Deliver Us Mars' thoughtful space chaos is a welcome break from Dead Space and The Callisto Protocol

Deliver us Mars
(Image credit: Frontier)

After the success of 2019's Deliver Us the Moon, Deliver Us Mars developer KeokeN Interactive earned the right to tell a more narrative-heavy tale. Inspired by the team's telescope-making grandfather, and the desire to expand in reach and ambition, the space-faring, puzzle-driven, sci-fi sequel reaches for the stars. And while it doesn't always grab them with both hands, when it gets it right; when it balances its most heartfelt moments with its most intricate environmental conundrums, it shines. 

Having spent the last few months being torn limb from limb in the Dead Space remake and The Callisto Protocol, living in fear and questioning my sanity in these games' twisted and ramshackle intergalactic hellscapes, I can confidently say: Deliver Us Mars' thoughtful approach to space catastrophe is just what the doctor ordered.

Ground control

Deliver us Mars

(Image credit: Frontier)

That's not to say Kathy Johanson's journey to the Red Planet lacks spectacle. En route, her ship takes a catastrophic hit. She endures an explosion, is flung meters from her vessel and, weightless with a cracked visor and a rapidly depleting oxygen supply, is a nose hair away from death. Once on Mars, things hardly go to plan; and throughout her journey she's plagued behind the scenes by the ills of her past. Set in the not-too-distant future – 10 years after the first game's Fortuna mission – Deliver Us Mars unfolds against geo-political turmoil as climate change has compromised planet Earth. 

If you're thinking to yourself: hey, this sounds quite like real life, that's intentional. In conversation with the developers last year, I was told that while Deliver Us Mars tells its own story, the fact that it flies close to reality – no matter how you feel about its perceivably contentious subject matters, not least climate change and planet preservation – helps build the player's perspective into the game. 

For me, the same applies to Deliver Us Mars' overarching narrative. The fact that impressing my own point of view on the story is optional suits me fine, because while Kathy's tale is an interesting one, it's not really why I'm here. I loved Deliver Us the Moon's network of increasingly difficult puzzles – an intriguing mixture of Myst meets The Journey meets The Talos Principle but set in space – and this is also above and beyond Deliver Us Mars' strong suit. Story-wise, Deliver Us Mars may be the "radical step up" in narrative terms that the devs promised at last year's Future Games Show Spring Showcase, and that's great. But it's also secondary to the series of sublime head-scratching brain-teasers that make up the core of the game.  

Tension in Deliver Us Mars is hinged on its narrative twists and turns, sure, but I found as much suspense in the moments where I just couldn't work out the final leg of a puzzle. I'd located the power source, re-routed its output, positioned the dampener in the exact right spot, and had powered up an electronic doorway three-quarters of the way full. How the hell do I get it to 100%, though? What if I swapped this for that? Then moved that over here and… EUREKA! I've got it. I'm a genius. And then it's onto the next, where I'm quickly reminded I am, indeed, not a genius.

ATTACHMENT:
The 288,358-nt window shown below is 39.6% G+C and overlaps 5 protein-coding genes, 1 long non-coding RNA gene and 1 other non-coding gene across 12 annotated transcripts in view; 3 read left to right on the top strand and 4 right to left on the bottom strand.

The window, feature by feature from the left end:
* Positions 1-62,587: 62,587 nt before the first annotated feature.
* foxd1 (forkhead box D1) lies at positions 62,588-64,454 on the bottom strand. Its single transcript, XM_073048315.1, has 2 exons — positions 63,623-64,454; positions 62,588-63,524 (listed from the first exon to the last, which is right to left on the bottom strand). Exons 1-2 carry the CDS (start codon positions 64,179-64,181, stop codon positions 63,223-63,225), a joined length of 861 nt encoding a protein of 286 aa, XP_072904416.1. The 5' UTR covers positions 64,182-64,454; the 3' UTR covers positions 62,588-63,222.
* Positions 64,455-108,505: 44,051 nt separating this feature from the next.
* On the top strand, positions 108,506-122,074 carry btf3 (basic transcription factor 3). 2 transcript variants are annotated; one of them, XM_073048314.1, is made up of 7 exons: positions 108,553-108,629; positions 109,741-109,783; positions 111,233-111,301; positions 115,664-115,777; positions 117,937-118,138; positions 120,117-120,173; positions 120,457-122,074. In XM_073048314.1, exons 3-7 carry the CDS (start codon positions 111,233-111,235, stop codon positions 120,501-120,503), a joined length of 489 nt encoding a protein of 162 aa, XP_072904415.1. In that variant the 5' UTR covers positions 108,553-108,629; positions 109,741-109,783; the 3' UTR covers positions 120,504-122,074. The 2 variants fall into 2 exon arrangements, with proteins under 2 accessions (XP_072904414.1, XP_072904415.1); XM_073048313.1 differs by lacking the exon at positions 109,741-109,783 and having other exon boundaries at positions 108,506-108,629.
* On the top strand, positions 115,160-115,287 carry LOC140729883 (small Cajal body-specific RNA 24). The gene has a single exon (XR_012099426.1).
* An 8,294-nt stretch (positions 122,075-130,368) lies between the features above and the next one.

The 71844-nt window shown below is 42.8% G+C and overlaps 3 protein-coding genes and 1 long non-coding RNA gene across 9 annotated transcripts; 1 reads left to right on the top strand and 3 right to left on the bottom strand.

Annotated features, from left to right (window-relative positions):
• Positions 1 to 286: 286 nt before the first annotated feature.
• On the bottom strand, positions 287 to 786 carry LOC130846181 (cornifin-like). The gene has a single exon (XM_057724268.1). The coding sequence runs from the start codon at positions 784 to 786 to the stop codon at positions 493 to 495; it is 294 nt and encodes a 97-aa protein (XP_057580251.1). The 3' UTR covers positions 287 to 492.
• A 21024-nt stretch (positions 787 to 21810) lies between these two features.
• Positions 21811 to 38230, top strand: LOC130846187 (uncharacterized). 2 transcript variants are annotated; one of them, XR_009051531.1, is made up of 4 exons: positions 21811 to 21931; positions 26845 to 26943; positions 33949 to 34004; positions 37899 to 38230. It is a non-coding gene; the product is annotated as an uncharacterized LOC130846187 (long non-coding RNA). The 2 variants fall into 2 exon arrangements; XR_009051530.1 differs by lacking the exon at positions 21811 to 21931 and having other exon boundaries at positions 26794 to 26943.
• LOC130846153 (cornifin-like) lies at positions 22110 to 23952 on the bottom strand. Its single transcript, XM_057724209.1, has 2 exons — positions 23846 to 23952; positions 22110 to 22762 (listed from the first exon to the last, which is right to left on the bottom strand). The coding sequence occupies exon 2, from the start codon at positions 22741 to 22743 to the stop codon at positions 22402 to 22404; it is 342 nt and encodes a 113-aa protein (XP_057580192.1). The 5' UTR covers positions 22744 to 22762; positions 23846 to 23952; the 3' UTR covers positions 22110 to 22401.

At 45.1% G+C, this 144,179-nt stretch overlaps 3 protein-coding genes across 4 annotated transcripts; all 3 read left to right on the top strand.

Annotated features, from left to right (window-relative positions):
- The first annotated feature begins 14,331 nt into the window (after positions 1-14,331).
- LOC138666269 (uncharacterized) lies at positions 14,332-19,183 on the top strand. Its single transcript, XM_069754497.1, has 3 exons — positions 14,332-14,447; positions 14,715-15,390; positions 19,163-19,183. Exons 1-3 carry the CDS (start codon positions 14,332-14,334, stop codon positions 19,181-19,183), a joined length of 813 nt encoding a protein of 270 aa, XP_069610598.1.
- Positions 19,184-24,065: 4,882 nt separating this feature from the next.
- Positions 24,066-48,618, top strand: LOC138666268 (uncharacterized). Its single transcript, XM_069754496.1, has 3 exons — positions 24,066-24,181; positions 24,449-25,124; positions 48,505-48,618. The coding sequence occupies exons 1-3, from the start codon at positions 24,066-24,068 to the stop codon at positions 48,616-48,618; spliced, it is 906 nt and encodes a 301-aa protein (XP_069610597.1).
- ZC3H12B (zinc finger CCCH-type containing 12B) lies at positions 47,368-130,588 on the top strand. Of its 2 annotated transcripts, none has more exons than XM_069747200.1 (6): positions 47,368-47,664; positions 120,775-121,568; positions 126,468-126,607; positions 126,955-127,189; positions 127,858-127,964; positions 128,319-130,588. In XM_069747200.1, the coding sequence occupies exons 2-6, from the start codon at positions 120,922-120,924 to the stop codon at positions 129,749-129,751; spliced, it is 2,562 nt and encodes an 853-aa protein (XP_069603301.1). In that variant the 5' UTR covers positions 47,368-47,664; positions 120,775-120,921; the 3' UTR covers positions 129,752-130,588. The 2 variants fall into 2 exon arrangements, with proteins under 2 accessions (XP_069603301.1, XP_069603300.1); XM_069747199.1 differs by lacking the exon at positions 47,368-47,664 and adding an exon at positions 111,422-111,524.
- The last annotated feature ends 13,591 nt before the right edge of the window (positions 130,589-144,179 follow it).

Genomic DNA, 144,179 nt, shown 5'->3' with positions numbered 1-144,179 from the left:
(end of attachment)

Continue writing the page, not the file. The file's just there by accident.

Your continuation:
Give me space

Deliver us Mars

(Image credit: Frontier)

"With that, chaos in space doesn't always need to play out like a Hollywood blockbuster."

That's the beauty of Deliver Us Mars for me – building on what I loved so much about its forerunner: progressively challenging puzzles that introduce new learned skills at a steady and organic rate. Moreover, the introduction of climbing mechanics in Deliver Us Mars often blows puzzles wide open, wherein a combination of your own heavy lifting, sending your flying remote-controlled robot into tight spaces, and operating devices and switches on multiple levels is essential for success. The moments of perilous mountaineering, of sprinting across deteriorating spaceships as they literally go down in flames around you – they serve to link each environmental quandary, bolstered by the game's story. But it's the pensive moments, the introspective thoughtfulness, and myriad head-scratching downtime that drives what keeps me going in Deliver Us Mars. 

With that, chaos in space doesn't always need to play out like a Hollywood blockbuster. I loved the dread that fuels the Dead Space remake from beginning to end. I was less taken by The Callisto Protocol – my thoughts aligned with our Leon's The Callisto Protocol review – but enjoyed its premise and omnipresent sense of alarm. What I love most about Deliver Us Mars, however, is that it's nothing like either of these games. Space may be the final frontier, but Deliver Us Mars reminds us finality can exist in a sci-fi setting without guts and gore, and unspeakable terror. And for that, after going through the ringer on the survival horror stage recently, I'm eternally grateful.   

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Joe Donnelly
Features Editor, GamesRadar+

Joe is a Features Editor at GamesRadar+. With over seven years of experience working in specialist print and online journalism, Joe has written for a number of gaming, sport and entertainment publications including PC Gamer, Edge, Play and FourFourTwo. He is well-versed in all things Grand Theft Auto and spends much of his spare time swapping real-world Glasgow for GTA Online’s Los Santos. Joe is also a mental health advocate and has written a book about video games, mental health and their complex intersections. He is a regular expert contributor on both subjects for BBC radio. Many moons ago, he was a fully-qualified plumber which basically makes him Super Mario.